The disjointed and non-linear structure of Reservoir Dogs and Pulp Fiction in some ways reflected the cultural anxieties of the decade around them. By designing the films to separate and reverse the concepts of cause and effect — in many cases showing consequence before inciting event — Tarantino invited the audience to question the idea of causal relationships. Similar to the idea of the lovers displaced in time in Red, Pulp Fiction displaces action and reaction.
This could be seen as an extension of the idea of “the end of history,” proposed by economist Francis Fukuyama at the end of the Cold War. If there was no progress to make, of course cause and effect would unravel. More specifically, it reflected what French philosopher Jean Baudrillard would describe as “the illusion of the end” in 1992 — the same year that Reservoir Dogs was released. Aleksandar S. Santrac summed up Baudrillard’s theory as “a short circuit between cause and effect.”
This disentanglement of action and consequence gets at a larger fear. The same year that Reservoir Dogs was released, author Neal Gabler lamented the breakdown of moral consensus, “Without a consensus, we will have not just moral anomie; we will have a society so fragmented that it ceases to exist.” The same year that Pulp Fiction was released, author Tom Wolfe argued, “Now there’s hardly an educated person who would say right and wrong is written in stone.”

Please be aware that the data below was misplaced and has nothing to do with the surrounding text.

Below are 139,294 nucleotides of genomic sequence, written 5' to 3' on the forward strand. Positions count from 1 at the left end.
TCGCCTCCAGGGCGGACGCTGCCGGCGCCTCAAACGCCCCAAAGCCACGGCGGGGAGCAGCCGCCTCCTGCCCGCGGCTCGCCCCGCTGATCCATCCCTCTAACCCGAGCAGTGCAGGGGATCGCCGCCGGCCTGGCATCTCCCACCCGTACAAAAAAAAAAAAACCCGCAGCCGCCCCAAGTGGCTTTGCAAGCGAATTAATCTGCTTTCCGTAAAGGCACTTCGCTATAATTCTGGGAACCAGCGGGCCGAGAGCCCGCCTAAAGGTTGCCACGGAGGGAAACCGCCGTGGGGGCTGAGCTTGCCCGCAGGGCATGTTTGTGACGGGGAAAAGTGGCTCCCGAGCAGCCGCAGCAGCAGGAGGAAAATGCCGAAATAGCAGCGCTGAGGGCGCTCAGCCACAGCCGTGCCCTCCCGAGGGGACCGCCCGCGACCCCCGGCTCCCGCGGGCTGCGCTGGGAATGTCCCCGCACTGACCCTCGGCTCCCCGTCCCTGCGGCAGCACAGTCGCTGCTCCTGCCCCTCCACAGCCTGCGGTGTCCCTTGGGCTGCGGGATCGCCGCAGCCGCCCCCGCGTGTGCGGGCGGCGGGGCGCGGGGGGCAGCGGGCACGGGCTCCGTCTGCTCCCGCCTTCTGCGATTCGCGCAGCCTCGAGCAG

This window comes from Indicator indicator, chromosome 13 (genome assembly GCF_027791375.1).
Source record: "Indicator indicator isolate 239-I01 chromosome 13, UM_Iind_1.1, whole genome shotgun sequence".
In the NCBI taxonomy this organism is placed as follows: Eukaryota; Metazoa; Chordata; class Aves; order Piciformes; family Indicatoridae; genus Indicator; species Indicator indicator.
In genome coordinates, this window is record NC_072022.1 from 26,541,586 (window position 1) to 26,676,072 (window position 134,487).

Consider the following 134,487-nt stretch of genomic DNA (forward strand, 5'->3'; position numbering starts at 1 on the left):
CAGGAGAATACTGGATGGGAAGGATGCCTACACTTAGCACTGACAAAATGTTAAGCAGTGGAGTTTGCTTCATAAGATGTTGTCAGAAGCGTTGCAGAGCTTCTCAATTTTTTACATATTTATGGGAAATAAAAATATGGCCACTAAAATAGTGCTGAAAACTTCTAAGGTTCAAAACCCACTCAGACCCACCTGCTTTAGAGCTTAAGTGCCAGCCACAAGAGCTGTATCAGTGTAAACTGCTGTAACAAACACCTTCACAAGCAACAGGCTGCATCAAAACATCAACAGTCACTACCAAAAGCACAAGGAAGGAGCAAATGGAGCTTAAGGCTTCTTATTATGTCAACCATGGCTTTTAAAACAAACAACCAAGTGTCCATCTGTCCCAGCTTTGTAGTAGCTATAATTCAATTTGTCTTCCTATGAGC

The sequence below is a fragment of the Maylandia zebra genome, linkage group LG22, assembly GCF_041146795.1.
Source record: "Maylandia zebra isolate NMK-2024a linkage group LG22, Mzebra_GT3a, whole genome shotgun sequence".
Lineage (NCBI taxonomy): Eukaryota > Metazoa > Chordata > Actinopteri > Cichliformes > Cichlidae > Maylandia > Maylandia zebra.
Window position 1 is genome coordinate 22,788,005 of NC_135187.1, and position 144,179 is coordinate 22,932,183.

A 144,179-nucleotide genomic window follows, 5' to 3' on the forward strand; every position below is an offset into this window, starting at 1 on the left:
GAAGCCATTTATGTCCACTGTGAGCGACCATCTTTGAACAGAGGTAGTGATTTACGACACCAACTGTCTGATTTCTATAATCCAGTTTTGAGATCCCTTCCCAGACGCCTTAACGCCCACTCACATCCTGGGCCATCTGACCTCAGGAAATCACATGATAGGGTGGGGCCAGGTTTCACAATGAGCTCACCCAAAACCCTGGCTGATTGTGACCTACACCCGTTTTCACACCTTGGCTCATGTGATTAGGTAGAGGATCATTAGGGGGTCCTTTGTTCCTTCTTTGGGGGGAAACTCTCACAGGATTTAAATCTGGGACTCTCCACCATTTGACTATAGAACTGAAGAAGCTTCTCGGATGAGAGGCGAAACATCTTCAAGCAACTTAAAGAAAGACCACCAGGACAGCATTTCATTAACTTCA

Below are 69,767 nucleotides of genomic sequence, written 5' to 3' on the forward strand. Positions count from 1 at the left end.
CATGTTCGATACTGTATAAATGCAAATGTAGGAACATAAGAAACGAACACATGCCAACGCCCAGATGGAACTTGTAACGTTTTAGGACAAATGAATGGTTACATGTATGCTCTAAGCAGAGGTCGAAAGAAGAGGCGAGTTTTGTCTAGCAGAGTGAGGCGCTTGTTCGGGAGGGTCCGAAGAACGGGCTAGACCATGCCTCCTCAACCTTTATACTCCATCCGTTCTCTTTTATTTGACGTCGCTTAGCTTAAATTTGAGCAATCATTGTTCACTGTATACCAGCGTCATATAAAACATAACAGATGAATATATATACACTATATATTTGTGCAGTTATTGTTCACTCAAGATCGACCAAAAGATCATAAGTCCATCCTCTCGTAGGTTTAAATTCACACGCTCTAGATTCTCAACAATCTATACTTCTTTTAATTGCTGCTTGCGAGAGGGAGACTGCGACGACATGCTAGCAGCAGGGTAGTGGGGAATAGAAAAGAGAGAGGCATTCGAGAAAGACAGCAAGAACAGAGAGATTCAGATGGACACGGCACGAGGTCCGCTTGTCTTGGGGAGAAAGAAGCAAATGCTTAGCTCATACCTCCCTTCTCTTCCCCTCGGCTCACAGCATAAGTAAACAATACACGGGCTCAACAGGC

Indeed, just as Red lost the Palme d’Or to Pulp Fiction, Pulp Fiction lost the Best Picture Oscar to Forrest Gump. Forrest Gump was seen as part of a major conservative push in contemporary mainstream movies, an assertion of a comforting narrative about the arc of history that imposed a comforting external meaning and structure on a chaotic decade. It is “a warm reassurance.” This external meaning and reassurance is largely absent from both Reservoir Dogs and Pulp Fiction.
After all, Tarantino’s films are set against a chaotic “urban Wild West of contraband, drugs, bribery and professional destruction.” They focus on criminals and murderers. The robbers in Reservoir Dogs cannot even agree on the order in which events occur. In Pulp Fiction, the boxer Butch (Bruce Willis) goes from the organized crime fight-rigging of Robert Wise’s The Set-Up to the horrific sexual assault of John Boorman’s Deliverance in “the single weirdest day of [his] life.”
As such, on the surface, Tarantino would seem to be embracing this chaotic nihilism, acknowledging that the world operates without any driving principles or moral logic. The world is insane. However, a closer look at Reservoir Dogs and Pulp Fiction reveals something much more interesting. Instead of rejecting the idea of a moral order to the universe, Tarantino instead acknowledges that it is increasingly hard to find. However, it is there for characters and audiences willing to discern it.
This is reflected in the structure of both Reservoir Dogs and Pulp Fiction. For most of Reservoir Dogs, Mr. Orange (Tim Roth) is bleeding out on the floor of a warehouse, having been shot during the botched robbery. Over the course of the film, it is revealed that Mr. Orange is actually an undercover cop named Freddy. Initially, the idea that an undercover cop would die so slowly and painfully and certainly seems to reinforce the film’s nihilism. Shouldn’t Freddy be the good guy?